The implementation of China’s One-Child Policy led to a rise in children being put up for adoption – particularly girls – and also served as an attraction for Westerners looking to adopt what they believed to be unfortunate, abandoned children. And this became a pretty lucrative market for China, as John Leland, author of the New York Times article, For Adoptive Parents, Questions Without Answers, points out. So much so that certain provinces began trafficking children into their orphanages in order to receive a $5,000 donation per child from Western foreigners looking to adopt.
With the One-Child Policy in place, it might not make sense why trafficking children would even be necessary, especially since Leland’s first article focused on Chinese mothers whose second child was taken away. However, the policy does not mean that extra children are automatically taken away by the Chinese government, but that the families might be ineligible for certain government benefits if they opt to keep the child. That is not what happened, according to the birth mothers in this article. One of these women claims the Official who came to her door gave her two options: Give up her second child. Or undergo tubal ligation.
The companion piece to Leland’s first article called, One Answer to Adoption’s Difficult Questions, is even more chilling. The article chronicled one American adoptive mother’s experience in attempting to find out where her daughter’s birth mother was, and whether or not they had been separated forcibly.
It’s a frightening thought that you might wake up in the middle of the night to your adopted daughter – who was supposedly abandoned at 2 weeks old – crying, “I miss my birth mom.”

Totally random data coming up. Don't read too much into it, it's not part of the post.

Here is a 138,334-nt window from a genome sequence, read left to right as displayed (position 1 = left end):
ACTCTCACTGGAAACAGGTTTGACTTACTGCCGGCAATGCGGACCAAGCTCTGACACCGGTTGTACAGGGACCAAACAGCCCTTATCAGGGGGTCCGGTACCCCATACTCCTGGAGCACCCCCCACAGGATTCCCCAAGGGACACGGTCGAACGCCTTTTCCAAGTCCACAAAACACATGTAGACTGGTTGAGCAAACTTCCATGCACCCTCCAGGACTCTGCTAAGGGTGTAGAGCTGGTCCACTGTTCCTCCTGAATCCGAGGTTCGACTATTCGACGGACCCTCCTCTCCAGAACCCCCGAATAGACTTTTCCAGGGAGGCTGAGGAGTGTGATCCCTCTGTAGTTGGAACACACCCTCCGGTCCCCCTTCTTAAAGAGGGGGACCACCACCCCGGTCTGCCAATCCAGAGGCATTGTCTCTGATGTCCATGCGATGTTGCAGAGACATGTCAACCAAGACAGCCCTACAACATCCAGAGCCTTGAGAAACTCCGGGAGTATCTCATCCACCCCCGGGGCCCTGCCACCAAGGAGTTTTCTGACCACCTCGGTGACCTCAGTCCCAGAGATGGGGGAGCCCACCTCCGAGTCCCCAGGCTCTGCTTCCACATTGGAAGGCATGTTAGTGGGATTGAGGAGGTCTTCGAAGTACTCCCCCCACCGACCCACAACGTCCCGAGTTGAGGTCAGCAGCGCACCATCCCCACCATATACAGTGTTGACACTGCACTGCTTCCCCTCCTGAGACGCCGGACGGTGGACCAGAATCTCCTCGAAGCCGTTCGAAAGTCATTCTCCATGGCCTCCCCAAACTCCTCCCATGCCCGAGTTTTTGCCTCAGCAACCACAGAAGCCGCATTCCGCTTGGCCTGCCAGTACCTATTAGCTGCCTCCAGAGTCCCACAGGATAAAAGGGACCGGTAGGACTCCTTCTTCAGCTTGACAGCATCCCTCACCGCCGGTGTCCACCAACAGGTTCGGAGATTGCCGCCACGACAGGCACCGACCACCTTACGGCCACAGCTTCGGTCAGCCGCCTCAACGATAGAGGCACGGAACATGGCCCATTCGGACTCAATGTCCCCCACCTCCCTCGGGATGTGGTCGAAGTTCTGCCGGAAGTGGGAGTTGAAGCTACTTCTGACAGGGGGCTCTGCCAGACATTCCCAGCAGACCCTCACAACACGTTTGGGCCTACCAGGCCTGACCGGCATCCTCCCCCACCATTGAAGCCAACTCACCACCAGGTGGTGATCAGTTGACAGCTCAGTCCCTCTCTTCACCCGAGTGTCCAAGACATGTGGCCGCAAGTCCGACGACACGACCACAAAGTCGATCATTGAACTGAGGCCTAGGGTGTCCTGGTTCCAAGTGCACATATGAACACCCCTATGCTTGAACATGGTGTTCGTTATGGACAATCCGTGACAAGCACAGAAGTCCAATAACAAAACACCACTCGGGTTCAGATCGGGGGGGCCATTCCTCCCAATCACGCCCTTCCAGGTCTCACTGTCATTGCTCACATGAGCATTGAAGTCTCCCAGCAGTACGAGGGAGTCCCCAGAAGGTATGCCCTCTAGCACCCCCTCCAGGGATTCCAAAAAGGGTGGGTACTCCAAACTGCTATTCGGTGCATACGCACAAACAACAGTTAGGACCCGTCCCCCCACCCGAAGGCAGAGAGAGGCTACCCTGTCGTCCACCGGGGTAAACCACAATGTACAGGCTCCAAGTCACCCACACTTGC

In the end, the adoptive mother was unable to find her daughter’s birth mother. She did, however, find the man who reportedly “found” her daughter before handing her over to the orphanage; he had never seen the girl before in his life.
Reading these two articles in conjunction has led me to agree with the adoptive mother in the second article (who is anonymous). If China is going to go through the motions of trafficking children, I think the unfortunate children who were separated from their parents are better off here as opposed to being in a country where they are considered a “luxury item” up for sale.
The adoptive parents interviewed in Leland’s first article seem to agree. All of the adoptive parents felt that while some might want their children to meet their birth parents, all of them would not even consider allowing their children to move back with the birth parents, even if they discovered that their child was abducted and placed in an orphanage. That would not be in the children’s best interest – especially when some are only learning about this corruption months if not years after they adopt.